Q: So… who does it protect?

A: The law protects “interactive computer service providers,” which has been defined as “any information service, system, or access software provider that provides or enables computer access by multiple users to a computer server.” Courts have recognized dating apps like Grindr, social media platforms like Facebook, and other big tech companies including Amazon and Google as falling under this protection. If it’s a digital platform, you can pretty much expect that it’s covered by CDA 230. This is true even for platforms that are created for the purpose of doing illegal things, like posting revenge porn. While the types of harms might differ among different types of ISPs, the principle is the same: if you know your platform is hurting people, you should do something about it.

Q: I keep hearing Republicans talking about CDA and neutrality. What’s that all about?

A: We think internet providers should be held liable if content causes injury. The GOP thinks internet providers should be held liable if content is removed based on unpopular political ideas. In June, Republican Sen. Hawley introduced a bill to require ISPs to prove that they are politically neutral in order to get protection under CDA 230. This is not the change to Section 230 we want, but it is an interesting moment where we agree with the far right that the power of these tech companies must be contained. Our priority is not about “discrimination against conservative viewpoints” and more about the actual abuse that our clients are experiencing online.

Q. So what do we do?

A: We need to fix CDA 230. And we need to demand our elected officials and presidential hopefuls tell us they’re position. Big tech has a lot of money and a lot of lobbyists We need to be able to get emergency court orders to remove content like impersonating dating and sex ads that are causing imminent danger. We need CDA 230 immunity to apply only to claims relating to publication – like obscenity and defamation. If a company being sued thinks it’s entitled to immunity, they should have to plead that – instead of courts just dismissing the case early on.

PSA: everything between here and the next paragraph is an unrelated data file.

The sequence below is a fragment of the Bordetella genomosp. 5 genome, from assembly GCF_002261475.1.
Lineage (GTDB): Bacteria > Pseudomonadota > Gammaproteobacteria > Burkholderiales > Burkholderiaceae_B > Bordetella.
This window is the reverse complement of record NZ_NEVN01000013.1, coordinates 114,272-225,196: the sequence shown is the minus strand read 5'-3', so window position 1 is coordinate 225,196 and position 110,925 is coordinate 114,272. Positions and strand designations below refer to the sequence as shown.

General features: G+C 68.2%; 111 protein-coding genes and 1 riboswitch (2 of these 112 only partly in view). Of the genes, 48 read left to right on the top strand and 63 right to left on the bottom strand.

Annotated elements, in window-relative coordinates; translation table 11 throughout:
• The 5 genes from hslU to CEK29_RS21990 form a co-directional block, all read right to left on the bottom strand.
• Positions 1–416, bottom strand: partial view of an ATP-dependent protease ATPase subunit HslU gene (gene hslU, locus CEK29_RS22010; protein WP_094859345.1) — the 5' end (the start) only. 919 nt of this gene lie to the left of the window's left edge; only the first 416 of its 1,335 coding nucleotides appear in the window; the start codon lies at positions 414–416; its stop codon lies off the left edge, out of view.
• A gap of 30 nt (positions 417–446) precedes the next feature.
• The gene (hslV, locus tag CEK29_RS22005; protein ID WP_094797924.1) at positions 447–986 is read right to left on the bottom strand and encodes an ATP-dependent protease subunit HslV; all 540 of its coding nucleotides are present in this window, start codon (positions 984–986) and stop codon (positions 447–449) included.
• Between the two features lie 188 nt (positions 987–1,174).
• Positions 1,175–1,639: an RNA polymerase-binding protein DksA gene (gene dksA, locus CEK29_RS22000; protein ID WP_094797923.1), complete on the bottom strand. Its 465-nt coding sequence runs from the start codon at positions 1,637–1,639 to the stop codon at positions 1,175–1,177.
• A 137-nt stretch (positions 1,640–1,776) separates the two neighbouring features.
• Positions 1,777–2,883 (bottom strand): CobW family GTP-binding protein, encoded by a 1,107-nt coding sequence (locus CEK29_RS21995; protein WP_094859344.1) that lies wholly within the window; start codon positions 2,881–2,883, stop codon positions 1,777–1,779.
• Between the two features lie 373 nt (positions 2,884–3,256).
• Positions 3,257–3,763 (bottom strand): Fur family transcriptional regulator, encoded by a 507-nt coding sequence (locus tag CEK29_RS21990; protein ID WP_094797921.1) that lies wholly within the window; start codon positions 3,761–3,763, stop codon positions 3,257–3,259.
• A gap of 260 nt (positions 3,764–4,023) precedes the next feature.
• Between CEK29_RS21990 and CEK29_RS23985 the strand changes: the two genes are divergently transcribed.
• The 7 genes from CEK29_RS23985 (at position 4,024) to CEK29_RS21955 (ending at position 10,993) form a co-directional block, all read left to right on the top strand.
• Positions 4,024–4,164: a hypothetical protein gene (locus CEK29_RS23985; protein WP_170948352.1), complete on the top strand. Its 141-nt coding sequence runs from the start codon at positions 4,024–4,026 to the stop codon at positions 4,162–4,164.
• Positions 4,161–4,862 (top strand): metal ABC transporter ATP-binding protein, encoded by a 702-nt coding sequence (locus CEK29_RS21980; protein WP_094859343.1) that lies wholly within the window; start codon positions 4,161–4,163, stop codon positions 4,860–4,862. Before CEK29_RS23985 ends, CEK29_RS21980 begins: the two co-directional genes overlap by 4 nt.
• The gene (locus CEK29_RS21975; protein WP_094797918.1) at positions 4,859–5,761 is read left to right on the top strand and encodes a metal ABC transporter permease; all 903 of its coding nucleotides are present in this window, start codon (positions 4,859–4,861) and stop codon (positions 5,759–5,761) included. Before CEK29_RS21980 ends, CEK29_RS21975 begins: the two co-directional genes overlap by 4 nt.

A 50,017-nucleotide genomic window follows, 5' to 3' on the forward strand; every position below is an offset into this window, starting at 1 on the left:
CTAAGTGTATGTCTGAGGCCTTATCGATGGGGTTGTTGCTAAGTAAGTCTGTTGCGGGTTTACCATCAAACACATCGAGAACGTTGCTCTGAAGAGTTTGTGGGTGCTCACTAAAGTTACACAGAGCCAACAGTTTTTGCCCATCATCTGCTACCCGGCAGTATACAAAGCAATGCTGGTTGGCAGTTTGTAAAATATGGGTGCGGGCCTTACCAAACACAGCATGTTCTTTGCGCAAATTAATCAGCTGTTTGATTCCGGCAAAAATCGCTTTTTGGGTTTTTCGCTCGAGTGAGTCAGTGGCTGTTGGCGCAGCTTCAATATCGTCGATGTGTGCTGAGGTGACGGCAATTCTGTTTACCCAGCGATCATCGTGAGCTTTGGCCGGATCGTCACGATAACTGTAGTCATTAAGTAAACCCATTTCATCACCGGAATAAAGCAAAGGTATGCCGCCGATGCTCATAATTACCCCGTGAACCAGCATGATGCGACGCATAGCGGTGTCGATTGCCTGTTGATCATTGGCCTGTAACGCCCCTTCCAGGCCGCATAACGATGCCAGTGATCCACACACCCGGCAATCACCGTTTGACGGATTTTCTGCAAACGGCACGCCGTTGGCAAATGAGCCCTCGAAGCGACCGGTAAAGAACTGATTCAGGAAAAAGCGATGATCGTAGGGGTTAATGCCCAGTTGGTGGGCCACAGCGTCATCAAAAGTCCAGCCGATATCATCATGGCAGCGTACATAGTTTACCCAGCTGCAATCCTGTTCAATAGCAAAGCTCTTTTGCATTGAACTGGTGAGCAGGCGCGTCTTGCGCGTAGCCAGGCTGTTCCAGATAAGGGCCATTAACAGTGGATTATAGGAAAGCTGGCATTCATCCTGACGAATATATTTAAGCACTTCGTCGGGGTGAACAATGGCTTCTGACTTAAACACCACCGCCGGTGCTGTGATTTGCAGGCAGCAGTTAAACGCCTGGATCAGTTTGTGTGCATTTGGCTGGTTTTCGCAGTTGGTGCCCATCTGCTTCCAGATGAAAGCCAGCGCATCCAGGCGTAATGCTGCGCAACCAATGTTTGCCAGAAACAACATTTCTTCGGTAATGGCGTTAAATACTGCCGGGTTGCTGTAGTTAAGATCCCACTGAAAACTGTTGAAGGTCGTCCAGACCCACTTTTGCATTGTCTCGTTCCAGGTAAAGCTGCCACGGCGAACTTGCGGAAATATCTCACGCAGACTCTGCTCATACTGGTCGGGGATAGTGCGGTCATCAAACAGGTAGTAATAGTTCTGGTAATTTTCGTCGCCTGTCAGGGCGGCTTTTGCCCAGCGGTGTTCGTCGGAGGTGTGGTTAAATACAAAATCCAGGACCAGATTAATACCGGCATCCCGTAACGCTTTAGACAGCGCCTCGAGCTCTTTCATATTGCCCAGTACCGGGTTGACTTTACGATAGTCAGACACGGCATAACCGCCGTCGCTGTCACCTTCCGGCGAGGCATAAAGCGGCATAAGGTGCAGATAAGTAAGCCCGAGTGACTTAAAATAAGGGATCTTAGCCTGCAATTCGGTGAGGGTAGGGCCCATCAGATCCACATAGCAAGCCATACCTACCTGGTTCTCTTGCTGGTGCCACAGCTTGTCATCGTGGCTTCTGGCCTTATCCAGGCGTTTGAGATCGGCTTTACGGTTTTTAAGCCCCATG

When we give an enormous industry blanket immunity from the dangers of their platforms, we shouldn’t be surprised when they allow psychos and trolls to inflict serious harm. The justice system is where people are supposed to get justice. We should all be terrified as f*ck if the tech industry is outside the reach of our courts.

 

If you are a victim of online abuse and want to sue the sh*t out of the platform that enabled it, we’re here to help! Contact us at 646-666-8909 or through our online submission form.

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Want to know more about what’s wrong, how it has very real consequences for victims, and what can be done to help? Carrie’s book, Nobody’s Victim, is the must-read. A bold and much-needed analysis of victim protection in the era of the Internet, Nobody’s Victim is an urgent warning of a coming crisis, a predictor of imminent danger, and a weapon to take back control and protect ourselves—both online and off.

 

You might also want to check out:

The Top 5 Myths about Online Abuse

Revenge Porn Laws by State

Incident Tracking Chart